One real estate developer and mortgage provider is eager to highlight the collapse of the Russian currency.
An advertising campaign featuring almost 200 posters and two mobile trucks organized by the Moscow-based company — Moscow Mortage Center (MITs) — includes slogans urging Russians to “save rubles correctly” alongside pictures of gleaming apartment blocks. Another slogan proclaims that unlike the currency, real estate is “immovable.”
The ruble’s loss of over 48 percent against the U.S. dollar since January has caused a spike in demand for mortgages as Russians look to invest their savings by purchasing property.
“The advertising campaign was designed with the country’s current economic situation in mind,” according to MITs spokeswoman Olga Novitskaya.
In the first nine months of this year about 1.4 trillion rubles ($24.3 billion) worth of new mortgages were sold, a 33 percent year-on-year increase, according to Central Bank data.
“The mortgage market has set its latest record,” Mikhail Goldberg, head of the analytical department at the Agency for Housing Mortgage Lending, said in written comments.
As the ruble plunges, real estate is now one of the investments most attractive to Russians, alongside high-interest bank accounts and buying foreign currency.
“Everybody understands perfectly that it’s better to have square meters in your hands than depreciating rubles,” said Maria Litinetskaya, the head of real estate firm Metrium Group.
Before the Rush
The growth in mortgage lending comes despite the Central Bank hiking interest rates five times since January in an effort to slow inflation and halt the fall of the ruble.
The most recent increase, of one percentage point, took place Thursday as the regulator set the key interest rate at 10.5 percent.
Irina Ryapolova, a 35-year-old editor at the TASS news agency, said it was "absolutely" a good thing that she and her husband took out their seven-year, 3.9 million ruble ($65,000 at current exchange rates) mortgage to buy an apartment on the fringes of Moscow last October.
"I heard that some banks have raised their interest rates [since then]," Ryapolova said.
The couple pay interest of 11.75 percent on the loan from DeltaCredit, a subsidiary of French lender Societe Generale and one of the top three mortgage providers in Russia.
The proportion of mortgage-assisted real estate purchases has grown steadily in Russia in recent years.
Between January and September a record 29.6 percent of all real estate deals involved mortgages, according figures from the Agency for Housing Mortgage Lending, a body set up in 1997 by then-President Boris Yeltsin to make housing more accessible.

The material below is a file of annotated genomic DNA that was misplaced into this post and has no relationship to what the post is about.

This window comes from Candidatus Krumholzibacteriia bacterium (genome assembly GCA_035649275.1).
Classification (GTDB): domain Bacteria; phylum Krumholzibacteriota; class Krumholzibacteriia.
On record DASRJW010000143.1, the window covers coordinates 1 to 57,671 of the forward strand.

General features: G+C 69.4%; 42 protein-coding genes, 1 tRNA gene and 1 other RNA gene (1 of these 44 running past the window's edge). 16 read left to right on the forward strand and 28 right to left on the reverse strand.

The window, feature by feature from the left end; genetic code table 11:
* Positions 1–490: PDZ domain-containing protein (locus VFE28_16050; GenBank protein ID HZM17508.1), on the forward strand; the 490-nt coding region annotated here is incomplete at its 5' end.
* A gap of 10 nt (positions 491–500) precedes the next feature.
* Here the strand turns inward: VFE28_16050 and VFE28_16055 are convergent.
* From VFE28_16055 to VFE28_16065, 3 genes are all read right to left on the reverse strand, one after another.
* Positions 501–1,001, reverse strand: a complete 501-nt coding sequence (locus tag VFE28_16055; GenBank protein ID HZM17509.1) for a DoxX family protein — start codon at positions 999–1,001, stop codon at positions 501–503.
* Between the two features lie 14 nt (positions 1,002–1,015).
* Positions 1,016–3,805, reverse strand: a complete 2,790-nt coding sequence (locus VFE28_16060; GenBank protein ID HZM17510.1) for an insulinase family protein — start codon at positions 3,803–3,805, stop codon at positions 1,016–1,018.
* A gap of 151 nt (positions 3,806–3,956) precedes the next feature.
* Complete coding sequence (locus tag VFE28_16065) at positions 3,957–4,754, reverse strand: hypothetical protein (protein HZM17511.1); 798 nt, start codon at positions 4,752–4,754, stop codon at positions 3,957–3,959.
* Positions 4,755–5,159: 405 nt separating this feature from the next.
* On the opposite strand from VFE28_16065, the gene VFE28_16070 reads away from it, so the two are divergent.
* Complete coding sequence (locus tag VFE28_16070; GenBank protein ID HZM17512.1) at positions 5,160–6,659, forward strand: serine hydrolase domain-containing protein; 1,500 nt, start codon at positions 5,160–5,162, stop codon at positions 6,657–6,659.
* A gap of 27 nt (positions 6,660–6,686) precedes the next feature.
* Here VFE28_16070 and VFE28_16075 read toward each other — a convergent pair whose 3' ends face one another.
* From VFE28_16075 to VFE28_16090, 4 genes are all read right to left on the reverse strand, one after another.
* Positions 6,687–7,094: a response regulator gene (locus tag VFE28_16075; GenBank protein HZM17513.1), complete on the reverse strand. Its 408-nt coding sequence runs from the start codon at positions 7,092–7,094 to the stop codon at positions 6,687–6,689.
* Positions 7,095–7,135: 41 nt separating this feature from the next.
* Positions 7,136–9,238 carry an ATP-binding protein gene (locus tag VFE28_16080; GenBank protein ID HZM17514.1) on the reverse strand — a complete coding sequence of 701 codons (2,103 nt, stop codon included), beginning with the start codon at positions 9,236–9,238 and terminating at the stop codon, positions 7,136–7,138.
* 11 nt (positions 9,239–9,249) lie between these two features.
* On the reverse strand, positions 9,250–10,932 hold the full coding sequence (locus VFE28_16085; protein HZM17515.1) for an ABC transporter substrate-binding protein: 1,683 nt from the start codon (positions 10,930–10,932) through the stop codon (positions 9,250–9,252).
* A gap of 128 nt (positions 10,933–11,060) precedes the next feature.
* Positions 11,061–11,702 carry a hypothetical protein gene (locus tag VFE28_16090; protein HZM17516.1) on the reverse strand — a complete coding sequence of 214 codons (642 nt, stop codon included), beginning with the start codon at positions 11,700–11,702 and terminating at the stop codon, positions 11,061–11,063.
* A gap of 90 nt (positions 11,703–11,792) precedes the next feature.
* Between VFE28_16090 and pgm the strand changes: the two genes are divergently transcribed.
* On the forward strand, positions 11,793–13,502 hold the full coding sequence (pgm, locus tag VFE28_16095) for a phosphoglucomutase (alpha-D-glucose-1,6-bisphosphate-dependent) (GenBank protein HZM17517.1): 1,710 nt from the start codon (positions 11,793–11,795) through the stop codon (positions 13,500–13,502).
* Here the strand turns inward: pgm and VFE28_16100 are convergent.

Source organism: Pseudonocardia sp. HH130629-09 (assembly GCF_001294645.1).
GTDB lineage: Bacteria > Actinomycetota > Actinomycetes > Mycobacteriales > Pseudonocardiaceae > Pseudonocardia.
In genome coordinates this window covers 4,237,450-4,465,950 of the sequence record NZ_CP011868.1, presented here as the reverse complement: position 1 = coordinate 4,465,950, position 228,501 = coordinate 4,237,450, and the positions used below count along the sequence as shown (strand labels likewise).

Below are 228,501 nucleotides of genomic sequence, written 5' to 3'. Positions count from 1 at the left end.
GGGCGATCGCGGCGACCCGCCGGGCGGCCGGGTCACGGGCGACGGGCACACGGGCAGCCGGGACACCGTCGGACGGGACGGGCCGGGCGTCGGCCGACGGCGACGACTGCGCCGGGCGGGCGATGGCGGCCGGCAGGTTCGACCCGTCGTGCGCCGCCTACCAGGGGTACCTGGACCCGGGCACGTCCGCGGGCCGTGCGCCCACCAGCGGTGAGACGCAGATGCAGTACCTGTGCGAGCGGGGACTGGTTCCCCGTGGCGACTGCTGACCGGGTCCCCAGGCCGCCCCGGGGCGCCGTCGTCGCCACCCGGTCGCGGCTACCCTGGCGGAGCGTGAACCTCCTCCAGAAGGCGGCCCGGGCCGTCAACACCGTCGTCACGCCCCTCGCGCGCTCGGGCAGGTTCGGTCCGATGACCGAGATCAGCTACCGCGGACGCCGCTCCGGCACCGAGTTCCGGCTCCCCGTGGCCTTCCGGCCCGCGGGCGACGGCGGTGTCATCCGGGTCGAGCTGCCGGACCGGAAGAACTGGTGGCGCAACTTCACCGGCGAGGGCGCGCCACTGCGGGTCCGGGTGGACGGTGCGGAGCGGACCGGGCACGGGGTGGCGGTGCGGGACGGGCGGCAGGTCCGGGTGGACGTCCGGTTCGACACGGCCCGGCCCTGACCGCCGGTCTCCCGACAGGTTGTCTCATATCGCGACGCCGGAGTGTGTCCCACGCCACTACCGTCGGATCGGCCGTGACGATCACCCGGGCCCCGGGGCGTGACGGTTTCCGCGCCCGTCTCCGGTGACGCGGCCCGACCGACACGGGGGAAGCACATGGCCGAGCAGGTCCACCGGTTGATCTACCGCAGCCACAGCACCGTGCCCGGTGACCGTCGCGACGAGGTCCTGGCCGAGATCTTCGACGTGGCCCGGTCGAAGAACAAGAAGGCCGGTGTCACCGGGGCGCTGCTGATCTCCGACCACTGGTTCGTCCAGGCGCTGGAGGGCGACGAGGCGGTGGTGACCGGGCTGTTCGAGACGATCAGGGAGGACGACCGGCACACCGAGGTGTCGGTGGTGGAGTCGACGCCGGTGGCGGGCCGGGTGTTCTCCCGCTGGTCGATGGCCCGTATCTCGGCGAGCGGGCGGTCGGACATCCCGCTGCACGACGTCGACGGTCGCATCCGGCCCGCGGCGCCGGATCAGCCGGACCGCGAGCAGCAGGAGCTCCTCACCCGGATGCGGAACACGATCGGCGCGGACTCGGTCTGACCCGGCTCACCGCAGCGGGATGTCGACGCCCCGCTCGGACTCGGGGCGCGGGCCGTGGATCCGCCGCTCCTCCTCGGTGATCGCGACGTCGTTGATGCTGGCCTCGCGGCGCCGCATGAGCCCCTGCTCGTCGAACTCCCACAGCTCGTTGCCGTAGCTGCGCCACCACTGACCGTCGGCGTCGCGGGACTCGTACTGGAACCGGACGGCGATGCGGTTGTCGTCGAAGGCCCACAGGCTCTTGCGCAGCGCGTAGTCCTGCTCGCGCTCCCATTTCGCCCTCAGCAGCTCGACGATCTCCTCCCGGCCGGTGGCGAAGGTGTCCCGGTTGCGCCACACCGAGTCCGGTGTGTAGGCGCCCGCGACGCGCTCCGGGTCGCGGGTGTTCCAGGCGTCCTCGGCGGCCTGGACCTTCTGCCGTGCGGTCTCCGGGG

Mortgages are far more common among those with a limited budget than those seeking more expensive properties, Metrium's Litinetskaya said in written comments.
Since the government handed over most state-owned apartments to their residents in the 1990s, officials have pushed for mortgage lending to grow.
Russia largest lender, Sberbank, is also the country's biggest provider of mortgages. In August, the bank launched an advertising gimmick — a free cat to new homeowners — in an effort to boost mortgages sales.
The lowest interest rate for standard mortgages on Sberbank's website Friday was 12 percent.
Just Not in Dollars
While ruble mortgages have grown in popularity, unlucky mortgage buyers who took out loans denominated in U.S. dollars or euros have watched in horror as their repayments have skyrocketed because of the ruble's tumble.
Up to one hundred such people reportedly demonstrated near Russia's Central Bank on Friday.
"What is happening with the ruble is a catastrophe for us," said Zoya Kuleva, a participant at the rally, according to a report by financial news website Banki.ru. She added that some people's monthly repayments now exceeded their salaries.
There are currently about 117 billion rubles ($2 billion) of non-ruble mortgages being held by Russians, according to Central Bank data published Nov. 1. About 14 percent of such mortgages are overdue, compared to 0.8 percent for ruble-denominated mortgages.
Experts predict the Central Bank will continue to raise interest rates in 2015, and warn the rises will eventually feed through to higher mortgage rates, curbing the current appetite for long-term loans.
"The critical threshold for mortgage rates is 14-15 percent. At that cost of credit the share of mortgage buyers will fall sharply," developer Litinetskaya said.
The average interest rate on mortgages bought at the end of 2014 will be up to 13.5 percent, and could rise to 14.5 percent next year, according the Agency for Housing Mortgage Lending.
Meanwhile, mortgage lenders and real estate developers are making the most of the current window of opportunity.
"We would advise those intending to get to mortgage to hurry," said MITs spokeswoman Novitskaya.
Contact the author at firstname.lastname@example.org